Diagenetic carbonates and biogeochemical cycling of organic matter in selected Archean-Paleoproterozoic sedimentary successions of the Kaapvaal Craton, South Africa
- Authors: Cochrane, Justin Michael
- Date: 2010-06-03T05:38:44Z
- Subjects: Stratigraphic geology , Geochemistry , Petrology , Mineralogy , Sedimentation and deposition , Kaapvaal Craton (South Africa)
- Type: Thesis
- Identifier: uj:6855 , http://hdl.handle.net/10210/3288
- Description: M.Sc. , The Kaapvaal craton is one of few regions on earth with an almost continuous record of wellpreserved supracrustal rocks ranging in age from ~3.5 Ga to the late Paleoproterozoic at ~1.75 Ga. In this study diagenetic carbonates from the Paleoarchean Buck Reef Chert and Joe’s Luck Formation of the Swaziland Supergroup, the Mesoarchean Thalu and Promise Formations of the Mozaan/Witwatersrand Supergroups and the Paleoproterozoic Timeball Hill and Silverton Formations of the Transvaal Supergroup were sampled and analyzed. The aim of the study was to determine possible variations in the composition of the carbonates through time and their significance especially with regards to microbial activity in diagenetic systems in early Earth history. Results indicate similar petrographic observations and geochemical signatures in diagenetic carbonates of iron formations in the Buck Reef Chert, Joe’s Luck and Griquatown Iron Formation. The carbonates all tend to be siderites with iron derived from hydrothermal input and all are depleted in 13C relative to Peedee Belemnite standard. It suggested that siderite formed as a result of microbial respiration. Microbes degrade organic matter and reduce iron in this process. This resulted in the depletion in 13C and in the precipitation of siderite. However in order for iron reduction to have occurred the reduced iron first had to be oxidized. This most probably occurred through iron oxidizing chemolithoautotrophs under microaerophilic conditions. Diagenetic carbonate concretions of the Thalu and Promise Formations are manganiferous and are highly depleted in 13C relative to PDB. There is also strong evidence for hydrothermal input of manganese and iron into the system because of positive europium anomalies. The carbonates from both of the formations strongly suggest the presence of some free oxygen. The reasoning behind this conclusion is as follows: The depletion of 13C in the carbonates points to microbial decomposition of organic matter and manganese respiration (the decomposition of organic matter by microbial MnO2 reduction) is shown to be the most reasonable process that led to the formation of the carbonate concretions. The implication is that MnO2 must first have been precipitated and that can only be achieved in the presence of free oxygen with the oxidation reaction often catalyzed by manganese oxidizing chemolithoautotrophs. The carbonates of the Timeball Hill and Silverton Formationsare calcites ad contain little no iron. There is also little or no evidence for hydrothermal input and the basin appears to be a clastic dominated. It is generally accepted that a major rise in oxygen in the oceans and the atmosphere occurred at about 2.32 Ga. This rise in oxygen levels is reflected in the diagenetic calcite concretions of the Silverton Formation. Both iron and manganese reduction where not very effective because of the depletion in the basin water of these two elements, organic carbon taken up in the calcite concretions, indicated by negative δ13CPDB carbonate values, was most probably derived from aerobic and/or nitrate respiration. The most important conclusion from this study is that sufficient free oxygen and hence oxygenic photosynthesis were present to oxidize both Fe and Mn at least as far back as the Paleo-Mesoarchean.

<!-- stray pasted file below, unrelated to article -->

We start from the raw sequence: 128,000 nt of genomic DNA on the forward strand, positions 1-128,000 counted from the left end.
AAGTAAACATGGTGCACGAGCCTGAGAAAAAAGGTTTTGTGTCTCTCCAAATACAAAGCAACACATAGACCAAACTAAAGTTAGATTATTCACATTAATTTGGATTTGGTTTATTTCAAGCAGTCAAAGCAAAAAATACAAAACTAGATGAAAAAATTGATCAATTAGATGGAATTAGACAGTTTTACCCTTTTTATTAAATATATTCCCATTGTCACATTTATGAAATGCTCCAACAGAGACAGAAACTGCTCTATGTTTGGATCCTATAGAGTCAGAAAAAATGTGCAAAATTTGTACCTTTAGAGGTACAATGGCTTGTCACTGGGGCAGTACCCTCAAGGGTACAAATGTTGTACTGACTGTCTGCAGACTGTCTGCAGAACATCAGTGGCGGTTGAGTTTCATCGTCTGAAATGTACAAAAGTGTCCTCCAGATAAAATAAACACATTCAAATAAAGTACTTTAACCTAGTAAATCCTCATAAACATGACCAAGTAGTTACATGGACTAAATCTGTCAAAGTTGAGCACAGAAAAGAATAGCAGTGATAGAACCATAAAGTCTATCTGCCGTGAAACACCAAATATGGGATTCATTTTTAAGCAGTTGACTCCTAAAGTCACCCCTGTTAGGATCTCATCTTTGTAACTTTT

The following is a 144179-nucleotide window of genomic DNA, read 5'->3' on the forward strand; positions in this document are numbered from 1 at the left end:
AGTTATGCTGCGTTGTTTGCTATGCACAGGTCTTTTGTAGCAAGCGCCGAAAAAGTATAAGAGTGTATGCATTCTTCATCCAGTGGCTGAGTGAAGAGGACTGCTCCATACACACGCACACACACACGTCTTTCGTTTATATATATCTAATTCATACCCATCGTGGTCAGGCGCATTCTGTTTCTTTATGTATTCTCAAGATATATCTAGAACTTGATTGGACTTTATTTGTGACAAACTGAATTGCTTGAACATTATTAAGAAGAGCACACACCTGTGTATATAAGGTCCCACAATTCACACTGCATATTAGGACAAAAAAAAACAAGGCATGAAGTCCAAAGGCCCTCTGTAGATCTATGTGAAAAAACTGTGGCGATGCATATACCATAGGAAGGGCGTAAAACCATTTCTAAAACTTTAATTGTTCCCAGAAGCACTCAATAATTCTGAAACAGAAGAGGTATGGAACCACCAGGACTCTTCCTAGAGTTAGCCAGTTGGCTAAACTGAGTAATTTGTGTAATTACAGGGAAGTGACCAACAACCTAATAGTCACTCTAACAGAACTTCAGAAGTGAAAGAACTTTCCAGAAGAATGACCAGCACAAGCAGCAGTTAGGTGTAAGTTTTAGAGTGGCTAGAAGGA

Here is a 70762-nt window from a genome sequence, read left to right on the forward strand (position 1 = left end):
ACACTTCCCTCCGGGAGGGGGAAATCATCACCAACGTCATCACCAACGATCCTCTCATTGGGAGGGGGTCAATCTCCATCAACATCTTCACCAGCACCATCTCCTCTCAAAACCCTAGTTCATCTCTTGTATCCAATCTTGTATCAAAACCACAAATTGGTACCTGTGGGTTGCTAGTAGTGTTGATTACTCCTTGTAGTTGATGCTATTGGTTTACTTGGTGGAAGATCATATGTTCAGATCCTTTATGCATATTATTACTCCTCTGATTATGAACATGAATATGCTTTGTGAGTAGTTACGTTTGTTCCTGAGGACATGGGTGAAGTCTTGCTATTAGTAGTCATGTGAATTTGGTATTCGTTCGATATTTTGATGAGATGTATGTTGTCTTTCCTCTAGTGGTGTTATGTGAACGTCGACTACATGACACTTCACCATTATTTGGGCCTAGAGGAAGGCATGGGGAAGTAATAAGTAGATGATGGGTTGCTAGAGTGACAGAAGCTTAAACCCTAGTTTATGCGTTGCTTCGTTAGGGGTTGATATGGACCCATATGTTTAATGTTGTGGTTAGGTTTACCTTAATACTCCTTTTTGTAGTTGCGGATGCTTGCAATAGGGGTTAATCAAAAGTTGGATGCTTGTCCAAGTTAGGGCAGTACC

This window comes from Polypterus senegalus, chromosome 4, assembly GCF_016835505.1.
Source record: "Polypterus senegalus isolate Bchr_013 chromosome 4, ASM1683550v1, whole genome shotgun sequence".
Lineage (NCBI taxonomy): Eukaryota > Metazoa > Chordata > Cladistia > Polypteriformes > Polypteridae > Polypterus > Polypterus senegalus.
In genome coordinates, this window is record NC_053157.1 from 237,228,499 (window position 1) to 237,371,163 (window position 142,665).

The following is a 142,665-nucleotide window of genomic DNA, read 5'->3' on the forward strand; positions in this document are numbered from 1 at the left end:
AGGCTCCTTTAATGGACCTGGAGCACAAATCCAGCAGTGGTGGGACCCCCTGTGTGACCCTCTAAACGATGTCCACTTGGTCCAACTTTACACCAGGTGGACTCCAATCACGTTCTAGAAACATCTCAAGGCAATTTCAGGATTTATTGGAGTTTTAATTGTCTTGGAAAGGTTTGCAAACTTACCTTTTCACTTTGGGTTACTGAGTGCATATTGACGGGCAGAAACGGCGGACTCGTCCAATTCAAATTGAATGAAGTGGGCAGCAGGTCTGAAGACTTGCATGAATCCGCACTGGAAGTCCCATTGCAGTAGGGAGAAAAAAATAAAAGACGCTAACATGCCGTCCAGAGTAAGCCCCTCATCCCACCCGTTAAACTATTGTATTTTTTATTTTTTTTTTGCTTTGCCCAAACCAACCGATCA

- Full Text: